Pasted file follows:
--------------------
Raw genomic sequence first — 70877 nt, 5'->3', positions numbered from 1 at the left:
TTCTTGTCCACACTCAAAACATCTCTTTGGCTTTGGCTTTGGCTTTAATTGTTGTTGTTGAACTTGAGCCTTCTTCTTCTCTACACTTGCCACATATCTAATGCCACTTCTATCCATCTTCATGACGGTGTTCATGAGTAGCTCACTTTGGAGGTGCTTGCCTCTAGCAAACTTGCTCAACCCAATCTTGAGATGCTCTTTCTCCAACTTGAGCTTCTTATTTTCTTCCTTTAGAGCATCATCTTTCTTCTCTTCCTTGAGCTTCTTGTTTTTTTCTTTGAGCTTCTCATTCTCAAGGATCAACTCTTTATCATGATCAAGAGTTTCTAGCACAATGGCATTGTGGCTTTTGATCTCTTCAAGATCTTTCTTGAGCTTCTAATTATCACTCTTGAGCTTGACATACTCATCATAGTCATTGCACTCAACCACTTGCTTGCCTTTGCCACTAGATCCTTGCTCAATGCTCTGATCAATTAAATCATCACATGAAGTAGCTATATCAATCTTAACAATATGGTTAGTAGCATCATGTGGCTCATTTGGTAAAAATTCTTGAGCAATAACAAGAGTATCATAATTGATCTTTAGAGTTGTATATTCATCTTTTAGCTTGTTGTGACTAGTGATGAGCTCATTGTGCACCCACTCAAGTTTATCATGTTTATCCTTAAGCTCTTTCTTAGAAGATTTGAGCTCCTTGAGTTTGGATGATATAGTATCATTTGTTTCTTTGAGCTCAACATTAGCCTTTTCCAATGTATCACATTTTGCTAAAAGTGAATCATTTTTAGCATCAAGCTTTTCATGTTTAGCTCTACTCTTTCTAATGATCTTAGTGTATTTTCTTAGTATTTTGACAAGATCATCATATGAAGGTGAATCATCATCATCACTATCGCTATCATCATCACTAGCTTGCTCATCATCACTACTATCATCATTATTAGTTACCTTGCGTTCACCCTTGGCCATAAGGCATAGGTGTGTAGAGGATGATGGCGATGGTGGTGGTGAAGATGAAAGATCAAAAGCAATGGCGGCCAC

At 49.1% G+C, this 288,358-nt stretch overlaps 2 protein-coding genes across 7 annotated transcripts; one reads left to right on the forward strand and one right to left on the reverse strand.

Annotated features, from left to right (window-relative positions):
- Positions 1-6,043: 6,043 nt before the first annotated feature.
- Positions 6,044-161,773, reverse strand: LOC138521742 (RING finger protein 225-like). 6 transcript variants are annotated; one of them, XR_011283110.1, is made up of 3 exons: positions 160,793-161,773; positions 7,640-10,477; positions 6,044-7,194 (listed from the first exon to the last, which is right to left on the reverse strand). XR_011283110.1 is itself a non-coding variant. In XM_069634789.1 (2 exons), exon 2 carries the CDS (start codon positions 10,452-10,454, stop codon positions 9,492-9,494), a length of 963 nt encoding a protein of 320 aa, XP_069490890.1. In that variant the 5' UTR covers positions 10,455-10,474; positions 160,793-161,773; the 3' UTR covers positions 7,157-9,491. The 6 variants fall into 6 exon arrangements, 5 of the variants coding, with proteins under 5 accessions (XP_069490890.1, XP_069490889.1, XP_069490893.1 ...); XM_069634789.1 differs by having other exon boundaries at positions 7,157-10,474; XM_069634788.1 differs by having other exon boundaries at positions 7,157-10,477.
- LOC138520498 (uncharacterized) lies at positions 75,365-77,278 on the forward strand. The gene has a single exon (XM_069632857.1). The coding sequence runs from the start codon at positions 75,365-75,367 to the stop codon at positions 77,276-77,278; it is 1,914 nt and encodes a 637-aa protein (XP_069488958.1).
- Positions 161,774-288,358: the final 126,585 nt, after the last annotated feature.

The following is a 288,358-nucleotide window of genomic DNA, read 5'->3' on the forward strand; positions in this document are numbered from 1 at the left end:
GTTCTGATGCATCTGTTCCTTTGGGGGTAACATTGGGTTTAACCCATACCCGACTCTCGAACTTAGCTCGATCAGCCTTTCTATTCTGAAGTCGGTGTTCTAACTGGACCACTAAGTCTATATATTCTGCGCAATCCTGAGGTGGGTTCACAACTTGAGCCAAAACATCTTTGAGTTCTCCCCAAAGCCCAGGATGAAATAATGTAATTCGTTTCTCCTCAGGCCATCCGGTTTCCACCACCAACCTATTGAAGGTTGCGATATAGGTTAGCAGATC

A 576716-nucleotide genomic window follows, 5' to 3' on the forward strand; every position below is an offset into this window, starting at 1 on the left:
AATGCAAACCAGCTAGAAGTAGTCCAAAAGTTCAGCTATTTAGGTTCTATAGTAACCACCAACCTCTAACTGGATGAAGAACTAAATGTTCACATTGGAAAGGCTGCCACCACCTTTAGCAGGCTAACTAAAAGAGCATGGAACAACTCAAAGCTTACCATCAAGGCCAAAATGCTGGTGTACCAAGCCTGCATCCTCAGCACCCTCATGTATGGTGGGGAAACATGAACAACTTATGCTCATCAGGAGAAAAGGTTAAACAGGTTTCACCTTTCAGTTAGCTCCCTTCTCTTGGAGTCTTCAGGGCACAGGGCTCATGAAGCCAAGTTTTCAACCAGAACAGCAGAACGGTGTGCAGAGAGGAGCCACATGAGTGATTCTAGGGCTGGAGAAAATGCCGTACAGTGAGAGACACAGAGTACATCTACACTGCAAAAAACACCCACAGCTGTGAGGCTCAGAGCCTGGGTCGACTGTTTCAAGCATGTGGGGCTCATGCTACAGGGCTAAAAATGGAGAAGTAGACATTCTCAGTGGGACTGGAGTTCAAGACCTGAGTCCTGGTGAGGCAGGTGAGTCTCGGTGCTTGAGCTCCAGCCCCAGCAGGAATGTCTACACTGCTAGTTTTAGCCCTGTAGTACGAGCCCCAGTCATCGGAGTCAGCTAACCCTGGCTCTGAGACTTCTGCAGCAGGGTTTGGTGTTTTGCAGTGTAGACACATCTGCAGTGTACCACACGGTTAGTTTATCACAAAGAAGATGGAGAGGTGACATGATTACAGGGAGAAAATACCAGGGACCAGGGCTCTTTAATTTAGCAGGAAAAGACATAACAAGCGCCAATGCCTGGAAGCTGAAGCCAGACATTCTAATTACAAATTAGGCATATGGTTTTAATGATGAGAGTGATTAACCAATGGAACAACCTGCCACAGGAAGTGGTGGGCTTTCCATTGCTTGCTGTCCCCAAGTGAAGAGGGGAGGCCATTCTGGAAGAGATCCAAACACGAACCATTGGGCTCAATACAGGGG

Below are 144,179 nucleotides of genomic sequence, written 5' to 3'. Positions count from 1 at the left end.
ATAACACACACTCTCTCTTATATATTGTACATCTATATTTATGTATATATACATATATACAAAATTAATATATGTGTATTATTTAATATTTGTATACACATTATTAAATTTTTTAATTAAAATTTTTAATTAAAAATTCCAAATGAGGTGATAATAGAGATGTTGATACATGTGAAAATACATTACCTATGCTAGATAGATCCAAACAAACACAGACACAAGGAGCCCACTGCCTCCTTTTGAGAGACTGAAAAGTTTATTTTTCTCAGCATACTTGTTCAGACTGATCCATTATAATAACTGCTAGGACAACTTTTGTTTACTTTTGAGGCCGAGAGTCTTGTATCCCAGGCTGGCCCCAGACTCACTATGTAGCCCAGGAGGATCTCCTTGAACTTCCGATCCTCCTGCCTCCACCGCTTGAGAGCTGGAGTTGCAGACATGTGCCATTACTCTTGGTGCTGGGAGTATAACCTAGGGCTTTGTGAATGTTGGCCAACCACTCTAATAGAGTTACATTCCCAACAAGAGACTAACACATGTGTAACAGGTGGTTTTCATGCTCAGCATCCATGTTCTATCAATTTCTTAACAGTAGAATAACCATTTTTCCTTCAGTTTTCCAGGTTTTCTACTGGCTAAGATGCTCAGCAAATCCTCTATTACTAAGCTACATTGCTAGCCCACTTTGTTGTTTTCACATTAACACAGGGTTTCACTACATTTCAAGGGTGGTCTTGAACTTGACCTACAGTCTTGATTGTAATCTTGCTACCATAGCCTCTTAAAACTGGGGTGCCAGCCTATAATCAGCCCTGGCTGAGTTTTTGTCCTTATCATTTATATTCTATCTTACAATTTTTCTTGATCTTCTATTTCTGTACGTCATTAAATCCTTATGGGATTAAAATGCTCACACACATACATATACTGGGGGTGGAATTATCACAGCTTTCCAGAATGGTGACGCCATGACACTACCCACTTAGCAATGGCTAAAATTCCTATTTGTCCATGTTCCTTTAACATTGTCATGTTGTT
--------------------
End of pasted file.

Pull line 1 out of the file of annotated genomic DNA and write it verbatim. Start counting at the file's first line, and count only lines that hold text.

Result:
Raw genomic sequence first — 70877 nt, 5'->3', positions numbered from 1 at the left: